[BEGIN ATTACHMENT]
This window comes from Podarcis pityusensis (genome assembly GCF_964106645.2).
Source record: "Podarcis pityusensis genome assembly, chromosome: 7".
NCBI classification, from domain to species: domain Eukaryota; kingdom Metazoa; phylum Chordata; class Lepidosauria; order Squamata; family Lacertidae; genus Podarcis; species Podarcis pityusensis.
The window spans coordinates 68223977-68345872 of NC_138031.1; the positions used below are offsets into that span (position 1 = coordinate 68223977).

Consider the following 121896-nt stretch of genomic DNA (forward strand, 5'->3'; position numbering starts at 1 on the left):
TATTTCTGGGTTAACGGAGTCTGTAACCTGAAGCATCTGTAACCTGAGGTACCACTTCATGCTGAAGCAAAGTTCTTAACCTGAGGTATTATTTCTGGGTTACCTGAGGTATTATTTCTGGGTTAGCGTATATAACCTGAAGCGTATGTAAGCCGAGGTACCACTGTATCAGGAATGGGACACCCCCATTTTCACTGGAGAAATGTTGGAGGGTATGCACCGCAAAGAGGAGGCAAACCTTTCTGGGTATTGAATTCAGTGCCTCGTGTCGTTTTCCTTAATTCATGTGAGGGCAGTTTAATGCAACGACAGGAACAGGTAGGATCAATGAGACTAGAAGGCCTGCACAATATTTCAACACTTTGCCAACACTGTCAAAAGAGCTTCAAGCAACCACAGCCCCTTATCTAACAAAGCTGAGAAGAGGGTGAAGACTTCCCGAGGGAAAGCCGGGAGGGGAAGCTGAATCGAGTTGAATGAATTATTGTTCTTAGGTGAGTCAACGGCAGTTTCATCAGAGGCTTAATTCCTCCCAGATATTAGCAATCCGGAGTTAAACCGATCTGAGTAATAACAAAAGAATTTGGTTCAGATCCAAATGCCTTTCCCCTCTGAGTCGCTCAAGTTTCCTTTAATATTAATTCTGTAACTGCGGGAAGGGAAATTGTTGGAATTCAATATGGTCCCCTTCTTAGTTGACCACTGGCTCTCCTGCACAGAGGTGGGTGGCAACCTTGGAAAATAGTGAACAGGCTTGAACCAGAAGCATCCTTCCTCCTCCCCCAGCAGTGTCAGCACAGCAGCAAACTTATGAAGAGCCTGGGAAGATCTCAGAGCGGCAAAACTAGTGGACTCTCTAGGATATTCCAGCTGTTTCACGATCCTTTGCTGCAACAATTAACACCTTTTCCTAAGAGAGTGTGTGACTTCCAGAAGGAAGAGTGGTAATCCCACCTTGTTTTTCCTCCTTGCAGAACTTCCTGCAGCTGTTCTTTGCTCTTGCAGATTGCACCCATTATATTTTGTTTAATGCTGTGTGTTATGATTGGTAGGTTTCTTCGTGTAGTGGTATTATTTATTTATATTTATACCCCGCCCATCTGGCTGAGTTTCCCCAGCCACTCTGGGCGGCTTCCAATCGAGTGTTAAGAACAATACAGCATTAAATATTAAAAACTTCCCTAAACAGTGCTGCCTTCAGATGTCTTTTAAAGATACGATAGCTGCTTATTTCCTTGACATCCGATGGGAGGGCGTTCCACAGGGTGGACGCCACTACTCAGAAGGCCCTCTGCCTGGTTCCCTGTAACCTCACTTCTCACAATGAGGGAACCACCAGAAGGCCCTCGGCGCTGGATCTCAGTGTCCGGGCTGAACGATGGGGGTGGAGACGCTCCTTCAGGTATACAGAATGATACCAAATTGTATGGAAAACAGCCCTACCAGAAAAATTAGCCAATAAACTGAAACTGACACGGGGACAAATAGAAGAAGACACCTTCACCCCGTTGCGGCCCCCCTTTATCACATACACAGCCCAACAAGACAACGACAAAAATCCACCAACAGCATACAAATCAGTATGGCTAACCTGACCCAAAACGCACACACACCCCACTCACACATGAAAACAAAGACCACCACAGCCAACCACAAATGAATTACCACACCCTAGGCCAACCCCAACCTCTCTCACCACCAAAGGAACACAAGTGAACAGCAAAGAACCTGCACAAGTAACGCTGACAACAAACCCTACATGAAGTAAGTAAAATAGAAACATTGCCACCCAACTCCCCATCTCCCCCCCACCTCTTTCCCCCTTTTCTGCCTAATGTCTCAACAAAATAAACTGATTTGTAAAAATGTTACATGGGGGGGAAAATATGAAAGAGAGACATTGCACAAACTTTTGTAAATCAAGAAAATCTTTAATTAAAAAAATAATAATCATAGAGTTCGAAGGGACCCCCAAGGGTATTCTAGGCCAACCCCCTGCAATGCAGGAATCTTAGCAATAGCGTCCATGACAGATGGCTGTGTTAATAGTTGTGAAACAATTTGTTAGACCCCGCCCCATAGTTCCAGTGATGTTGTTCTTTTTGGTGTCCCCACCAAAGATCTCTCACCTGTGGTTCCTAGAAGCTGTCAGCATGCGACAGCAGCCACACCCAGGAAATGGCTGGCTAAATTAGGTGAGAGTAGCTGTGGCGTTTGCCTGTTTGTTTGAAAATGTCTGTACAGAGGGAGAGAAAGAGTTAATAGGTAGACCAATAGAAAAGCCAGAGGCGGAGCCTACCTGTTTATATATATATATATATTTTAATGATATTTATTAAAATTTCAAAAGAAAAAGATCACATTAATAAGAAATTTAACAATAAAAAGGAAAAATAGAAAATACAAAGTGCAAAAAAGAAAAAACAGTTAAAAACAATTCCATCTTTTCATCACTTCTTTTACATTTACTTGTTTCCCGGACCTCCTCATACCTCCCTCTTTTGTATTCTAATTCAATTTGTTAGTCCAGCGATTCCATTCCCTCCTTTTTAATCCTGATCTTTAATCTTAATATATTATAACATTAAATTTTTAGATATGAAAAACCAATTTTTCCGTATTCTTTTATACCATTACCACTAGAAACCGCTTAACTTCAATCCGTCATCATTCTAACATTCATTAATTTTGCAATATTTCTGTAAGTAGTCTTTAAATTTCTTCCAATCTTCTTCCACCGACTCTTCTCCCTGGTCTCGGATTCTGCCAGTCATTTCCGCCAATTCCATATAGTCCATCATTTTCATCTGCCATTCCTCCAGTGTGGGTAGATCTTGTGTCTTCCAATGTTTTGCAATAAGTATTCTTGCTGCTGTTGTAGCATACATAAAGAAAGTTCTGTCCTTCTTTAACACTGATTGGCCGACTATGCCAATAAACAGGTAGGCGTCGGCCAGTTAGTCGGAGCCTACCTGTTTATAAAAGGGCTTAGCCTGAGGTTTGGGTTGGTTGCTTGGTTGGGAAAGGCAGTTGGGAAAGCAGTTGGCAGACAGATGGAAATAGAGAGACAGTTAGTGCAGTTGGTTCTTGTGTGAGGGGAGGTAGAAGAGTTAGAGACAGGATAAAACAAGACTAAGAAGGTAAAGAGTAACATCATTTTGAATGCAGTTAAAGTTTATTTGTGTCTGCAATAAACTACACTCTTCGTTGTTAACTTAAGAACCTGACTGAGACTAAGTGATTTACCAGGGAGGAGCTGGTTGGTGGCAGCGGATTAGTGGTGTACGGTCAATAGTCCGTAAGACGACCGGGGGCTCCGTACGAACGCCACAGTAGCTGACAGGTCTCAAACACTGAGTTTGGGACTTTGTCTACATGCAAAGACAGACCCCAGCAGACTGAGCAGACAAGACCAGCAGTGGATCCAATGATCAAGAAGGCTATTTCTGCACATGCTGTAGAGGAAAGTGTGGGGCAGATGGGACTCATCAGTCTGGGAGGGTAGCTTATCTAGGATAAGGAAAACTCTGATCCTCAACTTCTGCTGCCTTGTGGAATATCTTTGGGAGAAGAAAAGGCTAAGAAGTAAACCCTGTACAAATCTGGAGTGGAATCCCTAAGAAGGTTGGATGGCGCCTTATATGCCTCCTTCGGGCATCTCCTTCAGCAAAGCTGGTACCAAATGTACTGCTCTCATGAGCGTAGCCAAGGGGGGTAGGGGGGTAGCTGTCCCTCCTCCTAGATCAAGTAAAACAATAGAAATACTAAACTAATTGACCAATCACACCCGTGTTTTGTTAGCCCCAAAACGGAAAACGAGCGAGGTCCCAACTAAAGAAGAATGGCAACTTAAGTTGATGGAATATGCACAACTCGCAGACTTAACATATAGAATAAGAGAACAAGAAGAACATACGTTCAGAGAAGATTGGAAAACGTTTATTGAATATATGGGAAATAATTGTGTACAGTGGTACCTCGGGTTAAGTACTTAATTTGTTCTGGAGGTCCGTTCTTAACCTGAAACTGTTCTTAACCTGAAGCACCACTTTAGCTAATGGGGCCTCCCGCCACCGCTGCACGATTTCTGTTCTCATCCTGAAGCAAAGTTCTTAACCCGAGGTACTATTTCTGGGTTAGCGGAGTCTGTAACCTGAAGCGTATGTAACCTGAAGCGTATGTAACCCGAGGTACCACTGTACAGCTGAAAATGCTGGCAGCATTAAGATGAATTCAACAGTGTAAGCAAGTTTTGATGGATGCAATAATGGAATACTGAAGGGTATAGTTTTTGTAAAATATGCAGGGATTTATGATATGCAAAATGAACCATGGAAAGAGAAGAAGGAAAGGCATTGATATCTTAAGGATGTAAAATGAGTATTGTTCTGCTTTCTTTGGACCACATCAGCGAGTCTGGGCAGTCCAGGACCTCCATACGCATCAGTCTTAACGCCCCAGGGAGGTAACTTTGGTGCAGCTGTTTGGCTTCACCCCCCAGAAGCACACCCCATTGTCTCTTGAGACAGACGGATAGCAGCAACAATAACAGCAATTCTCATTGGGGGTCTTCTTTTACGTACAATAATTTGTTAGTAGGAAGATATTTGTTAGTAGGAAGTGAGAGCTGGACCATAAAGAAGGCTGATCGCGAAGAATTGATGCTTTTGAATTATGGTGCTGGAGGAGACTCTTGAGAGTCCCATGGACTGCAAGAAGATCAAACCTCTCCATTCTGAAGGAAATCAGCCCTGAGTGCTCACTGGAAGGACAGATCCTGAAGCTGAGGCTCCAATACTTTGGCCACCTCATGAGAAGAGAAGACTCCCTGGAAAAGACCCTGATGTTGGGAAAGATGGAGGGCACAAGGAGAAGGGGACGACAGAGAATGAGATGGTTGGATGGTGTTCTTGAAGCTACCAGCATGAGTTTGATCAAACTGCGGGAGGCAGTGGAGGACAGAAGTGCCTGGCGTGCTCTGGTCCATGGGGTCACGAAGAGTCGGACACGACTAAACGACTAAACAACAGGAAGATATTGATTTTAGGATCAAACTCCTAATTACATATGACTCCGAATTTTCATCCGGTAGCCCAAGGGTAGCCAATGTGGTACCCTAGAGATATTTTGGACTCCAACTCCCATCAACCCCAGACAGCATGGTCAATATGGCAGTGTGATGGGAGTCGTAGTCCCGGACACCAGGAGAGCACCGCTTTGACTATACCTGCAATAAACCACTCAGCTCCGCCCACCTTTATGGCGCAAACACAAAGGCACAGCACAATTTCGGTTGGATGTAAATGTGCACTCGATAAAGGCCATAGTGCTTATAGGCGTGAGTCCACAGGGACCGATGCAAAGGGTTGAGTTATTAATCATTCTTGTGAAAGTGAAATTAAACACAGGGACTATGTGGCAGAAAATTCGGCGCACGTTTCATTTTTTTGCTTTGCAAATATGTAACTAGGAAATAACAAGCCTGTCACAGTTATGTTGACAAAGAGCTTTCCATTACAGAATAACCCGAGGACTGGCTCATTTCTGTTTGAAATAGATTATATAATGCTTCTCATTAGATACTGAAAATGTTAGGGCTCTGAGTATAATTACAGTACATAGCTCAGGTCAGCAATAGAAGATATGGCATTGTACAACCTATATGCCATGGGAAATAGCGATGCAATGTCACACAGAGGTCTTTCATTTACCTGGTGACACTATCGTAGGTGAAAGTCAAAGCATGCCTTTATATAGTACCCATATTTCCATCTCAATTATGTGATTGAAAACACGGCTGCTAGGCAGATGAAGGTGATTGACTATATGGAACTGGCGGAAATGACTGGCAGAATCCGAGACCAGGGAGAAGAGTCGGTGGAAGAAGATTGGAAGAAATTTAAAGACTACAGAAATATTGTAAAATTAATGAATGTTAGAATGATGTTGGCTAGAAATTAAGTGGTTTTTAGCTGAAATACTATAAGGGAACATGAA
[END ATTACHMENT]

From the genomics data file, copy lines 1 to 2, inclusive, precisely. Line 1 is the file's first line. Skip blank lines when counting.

This window comes from Podarcis pityusensis (genome assembly GCF_964106645.2).
Source record: "Podarcis pityusensis genome assembly, chromosome: 7".